Uranus (Please hold the giggles)

Only Voyager 2 visited Uranus in 1986 and this was the first mission to reach the mysterious (and unfortunately named) planet. This was crucial as it showed us 11 new moons in orbit of the planet but it also gave us a number of new discoveries such as Uranus being the coldest planet in the solar system as it was the first time anything had detected a temperature of 59 Kelvin (-214.15c, -353.47f) and this was the first time the Deep Space Network was used to pick up signals from a spacecraft. This is because at the distance that Voyager 2 had reached, the signal back was much weaker so the DSN was completed in August 1987 and is made up of 3 large satellite dishes located in California, Spain and Australia.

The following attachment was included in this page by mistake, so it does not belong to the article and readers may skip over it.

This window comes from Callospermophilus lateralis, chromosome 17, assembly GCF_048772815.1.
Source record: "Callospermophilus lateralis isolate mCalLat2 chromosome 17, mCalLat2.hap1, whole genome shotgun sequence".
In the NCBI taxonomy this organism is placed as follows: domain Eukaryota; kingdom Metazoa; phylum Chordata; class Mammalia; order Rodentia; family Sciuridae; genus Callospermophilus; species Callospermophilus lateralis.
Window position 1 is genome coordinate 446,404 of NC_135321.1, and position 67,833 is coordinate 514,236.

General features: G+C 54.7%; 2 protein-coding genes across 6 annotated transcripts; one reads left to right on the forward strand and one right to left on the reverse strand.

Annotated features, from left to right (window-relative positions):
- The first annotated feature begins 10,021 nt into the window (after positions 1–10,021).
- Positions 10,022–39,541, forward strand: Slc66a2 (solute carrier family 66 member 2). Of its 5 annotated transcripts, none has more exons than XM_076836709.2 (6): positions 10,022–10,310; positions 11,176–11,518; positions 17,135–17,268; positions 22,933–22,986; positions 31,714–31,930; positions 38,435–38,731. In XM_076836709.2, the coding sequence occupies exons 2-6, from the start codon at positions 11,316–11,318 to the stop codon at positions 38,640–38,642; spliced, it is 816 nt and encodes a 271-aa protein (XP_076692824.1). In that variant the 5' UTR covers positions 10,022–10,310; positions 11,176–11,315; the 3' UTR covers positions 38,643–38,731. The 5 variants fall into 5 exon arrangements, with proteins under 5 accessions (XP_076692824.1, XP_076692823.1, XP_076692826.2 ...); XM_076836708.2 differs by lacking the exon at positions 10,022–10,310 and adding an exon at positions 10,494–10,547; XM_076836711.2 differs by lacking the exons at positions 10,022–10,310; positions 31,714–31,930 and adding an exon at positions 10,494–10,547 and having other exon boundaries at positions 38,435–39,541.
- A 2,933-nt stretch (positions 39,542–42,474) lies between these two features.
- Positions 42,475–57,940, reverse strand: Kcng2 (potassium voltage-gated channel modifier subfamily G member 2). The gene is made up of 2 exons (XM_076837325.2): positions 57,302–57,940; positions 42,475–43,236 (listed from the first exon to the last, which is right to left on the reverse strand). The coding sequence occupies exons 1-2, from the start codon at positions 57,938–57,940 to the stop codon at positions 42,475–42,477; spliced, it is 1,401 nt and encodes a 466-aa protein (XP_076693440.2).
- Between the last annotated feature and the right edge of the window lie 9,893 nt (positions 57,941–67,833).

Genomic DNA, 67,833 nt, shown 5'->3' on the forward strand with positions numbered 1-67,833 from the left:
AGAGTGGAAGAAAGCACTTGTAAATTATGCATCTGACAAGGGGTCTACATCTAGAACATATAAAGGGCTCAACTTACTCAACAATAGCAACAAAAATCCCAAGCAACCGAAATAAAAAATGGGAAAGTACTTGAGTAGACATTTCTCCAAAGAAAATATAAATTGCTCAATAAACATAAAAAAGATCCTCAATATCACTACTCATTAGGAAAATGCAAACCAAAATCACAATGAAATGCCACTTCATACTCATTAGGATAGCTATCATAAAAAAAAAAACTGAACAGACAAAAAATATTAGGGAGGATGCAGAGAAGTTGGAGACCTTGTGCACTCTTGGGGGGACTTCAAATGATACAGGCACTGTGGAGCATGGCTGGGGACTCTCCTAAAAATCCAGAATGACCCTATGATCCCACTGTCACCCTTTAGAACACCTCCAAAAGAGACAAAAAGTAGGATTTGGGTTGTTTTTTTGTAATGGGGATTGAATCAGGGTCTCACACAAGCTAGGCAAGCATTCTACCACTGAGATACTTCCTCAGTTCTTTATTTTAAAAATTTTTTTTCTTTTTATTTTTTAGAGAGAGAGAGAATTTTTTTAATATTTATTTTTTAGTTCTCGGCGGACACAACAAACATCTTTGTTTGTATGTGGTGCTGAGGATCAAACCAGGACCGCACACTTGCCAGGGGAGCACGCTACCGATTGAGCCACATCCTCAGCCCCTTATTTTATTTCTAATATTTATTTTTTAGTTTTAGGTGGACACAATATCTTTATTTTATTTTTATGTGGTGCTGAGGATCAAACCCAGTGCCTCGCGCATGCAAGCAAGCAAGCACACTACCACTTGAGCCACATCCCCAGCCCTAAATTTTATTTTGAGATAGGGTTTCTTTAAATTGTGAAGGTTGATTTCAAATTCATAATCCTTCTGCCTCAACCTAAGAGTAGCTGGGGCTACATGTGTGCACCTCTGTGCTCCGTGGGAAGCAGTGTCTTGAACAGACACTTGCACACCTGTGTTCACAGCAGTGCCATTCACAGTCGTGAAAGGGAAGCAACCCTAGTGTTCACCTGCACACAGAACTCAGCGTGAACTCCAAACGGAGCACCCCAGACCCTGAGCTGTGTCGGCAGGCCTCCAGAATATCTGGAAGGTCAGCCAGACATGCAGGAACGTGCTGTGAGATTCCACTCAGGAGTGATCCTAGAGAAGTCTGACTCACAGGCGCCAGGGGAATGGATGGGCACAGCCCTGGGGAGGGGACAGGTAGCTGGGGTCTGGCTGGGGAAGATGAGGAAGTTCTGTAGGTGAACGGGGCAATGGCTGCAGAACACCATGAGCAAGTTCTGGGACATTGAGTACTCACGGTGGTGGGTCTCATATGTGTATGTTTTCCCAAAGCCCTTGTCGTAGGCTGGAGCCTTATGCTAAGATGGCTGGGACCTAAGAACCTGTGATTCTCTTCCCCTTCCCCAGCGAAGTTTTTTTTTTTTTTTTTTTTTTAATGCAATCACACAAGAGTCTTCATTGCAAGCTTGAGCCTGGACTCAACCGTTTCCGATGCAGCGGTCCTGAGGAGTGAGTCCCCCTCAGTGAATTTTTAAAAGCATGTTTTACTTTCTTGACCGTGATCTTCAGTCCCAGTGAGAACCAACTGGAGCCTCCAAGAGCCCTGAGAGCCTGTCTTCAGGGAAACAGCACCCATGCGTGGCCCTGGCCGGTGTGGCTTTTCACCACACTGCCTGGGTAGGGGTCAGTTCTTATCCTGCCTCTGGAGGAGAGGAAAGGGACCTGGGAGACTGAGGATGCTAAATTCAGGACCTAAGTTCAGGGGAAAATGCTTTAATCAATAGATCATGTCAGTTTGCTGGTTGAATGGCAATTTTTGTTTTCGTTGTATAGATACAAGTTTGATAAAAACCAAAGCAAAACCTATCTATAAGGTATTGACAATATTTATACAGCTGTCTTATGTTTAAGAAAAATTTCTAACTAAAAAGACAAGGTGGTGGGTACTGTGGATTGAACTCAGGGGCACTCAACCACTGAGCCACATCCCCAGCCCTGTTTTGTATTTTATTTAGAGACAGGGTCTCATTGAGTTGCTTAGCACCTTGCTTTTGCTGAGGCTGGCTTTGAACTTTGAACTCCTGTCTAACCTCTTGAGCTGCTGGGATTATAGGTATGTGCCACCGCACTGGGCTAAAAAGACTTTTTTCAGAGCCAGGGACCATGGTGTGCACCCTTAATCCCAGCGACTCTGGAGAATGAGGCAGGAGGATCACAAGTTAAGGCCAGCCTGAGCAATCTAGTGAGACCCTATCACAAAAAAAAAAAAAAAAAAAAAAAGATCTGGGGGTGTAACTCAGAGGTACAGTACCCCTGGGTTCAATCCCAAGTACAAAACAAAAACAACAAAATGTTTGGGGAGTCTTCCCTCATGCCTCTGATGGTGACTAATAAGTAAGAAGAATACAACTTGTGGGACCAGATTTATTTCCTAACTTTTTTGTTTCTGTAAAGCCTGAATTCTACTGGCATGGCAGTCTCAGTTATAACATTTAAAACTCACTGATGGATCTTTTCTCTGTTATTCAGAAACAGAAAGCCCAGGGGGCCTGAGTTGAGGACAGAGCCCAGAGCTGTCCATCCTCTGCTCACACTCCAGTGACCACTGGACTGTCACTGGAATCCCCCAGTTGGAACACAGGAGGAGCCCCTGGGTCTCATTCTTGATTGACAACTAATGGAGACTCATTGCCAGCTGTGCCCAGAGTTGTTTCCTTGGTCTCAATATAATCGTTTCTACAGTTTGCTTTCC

Extrasolar/Current Day

Each of the voyager probes right now is sailing off out of our solar system, with Voyager 1 leaving the Heliosphere in 2004 and Voyager 2 in 2007. However due to their age and mission at this point each one isn’t fully operational with Voyager 2 having more instruments online (Only the Plasma Science module is active on Voyager 2 compared to 1). However, what is available is till able to provide a lot more information about what each probe is currently encountering outside of the sheath around our solar system.

It takes approximately 20 hours for communication to transmit one way to Voyager 1 (as of 27th February 2020) and approximately 17 hours for Voyager 2. They are both over 10 billion miles away from our planet (You could travel from London to New York approx. 2.8 million times to equate to that distance) which is an astounding feat and have been working for over 40 years.